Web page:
Monday, October 18, 2021

Prisons offered guides on correct pronouns

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By Michael McAndrew, BBC News

Prisoners in Merseyside have learned to use the correct pronouns in a bid to stop them getting picked on. HM Inspectorate of Prisons has released a guide to help inmates use the correct pronouns for men, women and people in other genders. The problem affects thousands of prisons around the UK and the guide is the first of its kind to be issued. The minimum prison sentence is 14 days in Merseyside. Last year, 1,170 prisoners in HMP Woodhill in Milton Keynes were referred to using the wrong pronouns in their identity documents. This was a 48% increase from 2008-9. ‘The right thing to do’ In the guide, prisoners are told to stop using term which makes assumptions about gender, such as “she”, “he” or “heir”. It is often the first step on a longer process to address the issue using a range of agencies to tackle it together. One inmate from the Wirral has told her story to be able to talk about the issue. Barry, who is bisexual, said: “As a prisoner, a male prisoner, it really does bother me. “I don’t know how the prisoners in HMP Liverpool and HMP Merseyside were even thinking about gender. “It was probably just a shock or something like that because it seems just strange to use a male pronoun. “I just try to pretend it doesn’t bother me, but I can see how it can affect you in a lot of ways. ‘You can be ostracised if people know you identify as a man or woman.” Ian, a patient manager at HMP Merseyside, explained that “gender neutral” badges have now been introduced so that prisoners can display their proper pronouns. He added: “I think it is the right thing to do. “It is the law. It is the same as if someone were to be to put their name and surname on a card, or if they were to put their bra size on a body scanner. “The prisoner rights group, Sex Discrimination Action Group, have been working with HM Prison Service to help these staff members find ways to better understand and address issues of self-identification, and include more of this in their training.” They have given us an armful of new ribbons and T-shirts to wear with our banners and lots of cardboard banners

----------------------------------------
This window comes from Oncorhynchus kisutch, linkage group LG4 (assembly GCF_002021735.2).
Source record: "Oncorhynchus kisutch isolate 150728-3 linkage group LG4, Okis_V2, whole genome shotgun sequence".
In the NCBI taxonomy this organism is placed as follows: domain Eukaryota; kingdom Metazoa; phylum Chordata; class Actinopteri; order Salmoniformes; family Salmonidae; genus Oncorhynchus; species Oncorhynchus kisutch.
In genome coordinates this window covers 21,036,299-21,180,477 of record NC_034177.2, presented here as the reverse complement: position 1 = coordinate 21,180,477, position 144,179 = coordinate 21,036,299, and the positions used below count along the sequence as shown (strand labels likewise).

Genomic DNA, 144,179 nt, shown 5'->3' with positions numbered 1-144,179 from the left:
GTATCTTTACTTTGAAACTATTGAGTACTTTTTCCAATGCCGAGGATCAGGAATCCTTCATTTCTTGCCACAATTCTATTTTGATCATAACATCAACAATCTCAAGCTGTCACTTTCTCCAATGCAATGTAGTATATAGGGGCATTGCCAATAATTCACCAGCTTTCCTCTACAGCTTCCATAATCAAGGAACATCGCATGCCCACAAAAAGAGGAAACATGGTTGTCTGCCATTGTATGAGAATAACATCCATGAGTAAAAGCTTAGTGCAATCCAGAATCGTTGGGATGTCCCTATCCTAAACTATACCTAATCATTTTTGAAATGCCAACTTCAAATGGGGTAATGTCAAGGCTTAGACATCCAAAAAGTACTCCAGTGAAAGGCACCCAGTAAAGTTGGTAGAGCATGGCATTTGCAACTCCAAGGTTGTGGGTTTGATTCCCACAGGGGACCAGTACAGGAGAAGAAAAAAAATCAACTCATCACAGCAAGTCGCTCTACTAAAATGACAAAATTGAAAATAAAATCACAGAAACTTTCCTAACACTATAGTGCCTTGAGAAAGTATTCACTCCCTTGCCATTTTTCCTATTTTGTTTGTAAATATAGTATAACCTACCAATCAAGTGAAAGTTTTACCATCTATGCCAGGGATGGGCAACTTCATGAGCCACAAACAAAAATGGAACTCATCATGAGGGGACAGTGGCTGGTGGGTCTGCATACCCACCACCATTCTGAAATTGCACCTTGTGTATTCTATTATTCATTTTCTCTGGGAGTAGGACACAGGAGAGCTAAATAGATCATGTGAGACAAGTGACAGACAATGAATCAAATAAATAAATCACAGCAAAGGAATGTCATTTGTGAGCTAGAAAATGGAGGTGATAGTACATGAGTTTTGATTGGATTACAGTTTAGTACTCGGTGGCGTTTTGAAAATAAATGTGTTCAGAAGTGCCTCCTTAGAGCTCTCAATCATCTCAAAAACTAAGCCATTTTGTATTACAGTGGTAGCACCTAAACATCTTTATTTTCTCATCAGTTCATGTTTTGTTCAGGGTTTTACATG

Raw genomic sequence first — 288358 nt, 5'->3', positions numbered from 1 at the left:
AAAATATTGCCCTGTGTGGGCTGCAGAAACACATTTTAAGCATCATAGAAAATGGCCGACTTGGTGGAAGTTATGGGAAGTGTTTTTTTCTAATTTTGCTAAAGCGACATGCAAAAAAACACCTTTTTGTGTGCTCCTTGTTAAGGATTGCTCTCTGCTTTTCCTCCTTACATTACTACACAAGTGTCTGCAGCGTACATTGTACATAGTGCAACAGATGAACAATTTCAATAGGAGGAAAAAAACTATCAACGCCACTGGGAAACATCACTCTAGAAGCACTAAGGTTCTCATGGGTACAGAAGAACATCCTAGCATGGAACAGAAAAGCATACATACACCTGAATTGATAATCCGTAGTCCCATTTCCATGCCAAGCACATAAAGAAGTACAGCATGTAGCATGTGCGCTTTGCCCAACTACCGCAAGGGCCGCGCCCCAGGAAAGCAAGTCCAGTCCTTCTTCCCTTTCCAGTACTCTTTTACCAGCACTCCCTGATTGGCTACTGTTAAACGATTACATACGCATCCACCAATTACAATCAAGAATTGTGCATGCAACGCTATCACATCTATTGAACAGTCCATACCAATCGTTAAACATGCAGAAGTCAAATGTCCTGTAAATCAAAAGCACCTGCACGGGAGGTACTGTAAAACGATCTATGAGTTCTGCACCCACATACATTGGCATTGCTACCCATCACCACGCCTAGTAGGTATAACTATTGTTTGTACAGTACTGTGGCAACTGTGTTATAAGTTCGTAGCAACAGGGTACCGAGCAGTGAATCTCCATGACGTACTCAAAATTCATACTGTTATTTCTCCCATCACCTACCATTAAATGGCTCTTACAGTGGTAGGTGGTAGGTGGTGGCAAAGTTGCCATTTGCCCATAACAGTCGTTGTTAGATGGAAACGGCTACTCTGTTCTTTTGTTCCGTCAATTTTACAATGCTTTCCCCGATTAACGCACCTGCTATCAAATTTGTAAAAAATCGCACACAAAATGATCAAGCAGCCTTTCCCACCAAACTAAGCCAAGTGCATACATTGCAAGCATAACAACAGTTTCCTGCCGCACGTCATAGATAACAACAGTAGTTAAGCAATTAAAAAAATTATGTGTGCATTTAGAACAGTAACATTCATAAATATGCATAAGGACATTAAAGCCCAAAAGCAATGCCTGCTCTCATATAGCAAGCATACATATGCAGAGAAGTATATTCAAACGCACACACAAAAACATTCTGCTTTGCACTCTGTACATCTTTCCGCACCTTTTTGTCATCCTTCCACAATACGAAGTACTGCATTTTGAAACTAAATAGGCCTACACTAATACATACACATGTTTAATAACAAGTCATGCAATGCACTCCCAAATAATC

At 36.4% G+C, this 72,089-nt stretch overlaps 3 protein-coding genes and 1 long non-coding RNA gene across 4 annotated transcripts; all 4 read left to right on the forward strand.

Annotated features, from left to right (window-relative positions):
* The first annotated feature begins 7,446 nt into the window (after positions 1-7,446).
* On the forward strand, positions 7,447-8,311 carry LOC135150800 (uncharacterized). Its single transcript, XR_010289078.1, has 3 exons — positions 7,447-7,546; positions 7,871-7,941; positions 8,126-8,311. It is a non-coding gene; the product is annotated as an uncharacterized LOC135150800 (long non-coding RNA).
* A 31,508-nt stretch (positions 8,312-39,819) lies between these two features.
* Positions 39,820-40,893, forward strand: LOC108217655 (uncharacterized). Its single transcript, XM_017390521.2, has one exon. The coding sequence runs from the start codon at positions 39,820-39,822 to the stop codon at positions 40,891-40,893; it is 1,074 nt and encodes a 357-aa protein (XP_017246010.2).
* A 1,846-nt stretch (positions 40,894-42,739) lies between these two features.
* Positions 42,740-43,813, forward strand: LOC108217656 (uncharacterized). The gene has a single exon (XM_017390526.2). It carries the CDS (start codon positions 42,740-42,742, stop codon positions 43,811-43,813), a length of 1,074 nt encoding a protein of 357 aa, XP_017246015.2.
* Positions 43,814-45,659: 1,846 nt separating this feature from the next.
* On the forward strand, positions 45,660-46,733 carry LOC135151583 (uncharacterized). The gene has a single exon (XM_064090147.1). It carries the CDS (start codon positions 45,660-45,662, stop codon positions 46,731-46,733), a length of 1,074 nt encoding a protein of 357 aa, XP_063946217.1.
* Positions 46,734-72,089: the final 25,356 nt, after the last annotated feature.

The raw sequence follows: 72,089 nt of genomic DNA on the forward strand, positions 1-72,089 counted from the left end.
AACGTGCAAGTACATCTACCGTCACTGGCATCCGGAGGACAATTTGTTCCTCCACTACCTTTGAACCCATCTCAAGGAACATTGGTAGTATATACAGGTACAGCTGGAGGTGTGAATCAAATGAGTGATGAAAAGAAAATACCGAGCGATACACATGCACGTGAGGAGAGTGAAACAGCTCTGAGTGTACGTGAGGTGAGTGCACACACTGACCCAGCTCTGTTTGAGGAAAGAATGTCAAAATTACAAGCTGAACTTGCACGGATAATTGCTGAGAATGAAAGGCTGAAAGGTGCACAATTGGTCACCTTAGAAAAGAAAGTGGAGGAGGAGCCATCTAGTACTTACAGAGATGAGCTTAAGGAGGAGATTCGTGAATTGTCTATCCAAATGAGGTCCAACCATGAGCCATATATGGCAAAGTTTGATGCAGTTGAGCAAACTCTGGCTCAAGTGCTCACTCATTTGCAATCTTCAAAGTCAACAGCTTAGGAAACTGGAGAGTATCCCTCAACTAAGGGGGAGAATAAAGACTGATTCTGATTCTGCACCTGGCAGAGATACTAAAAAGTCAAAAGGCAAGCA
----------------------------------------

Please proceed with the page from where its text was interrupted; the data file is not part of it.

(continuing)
Giselle, Merseyside Prisoners on Merseyside have also been trained to discuss gender identity and sexual orientation and appear in a new advert. The community outreach programme Be A Man, Be A Woman, Be A Woman has also been set up to try to change perceptions of who can be locked up. One prisoner from Liverpool has told the BBC: “They are trying to help us with the issue by having a female officer with us to talk about femininity and embracing and learning how to self identify and who we are. “They have given us an armful of new ribbons and T-shirts to wear with our banners and lots of cardboard banners.”

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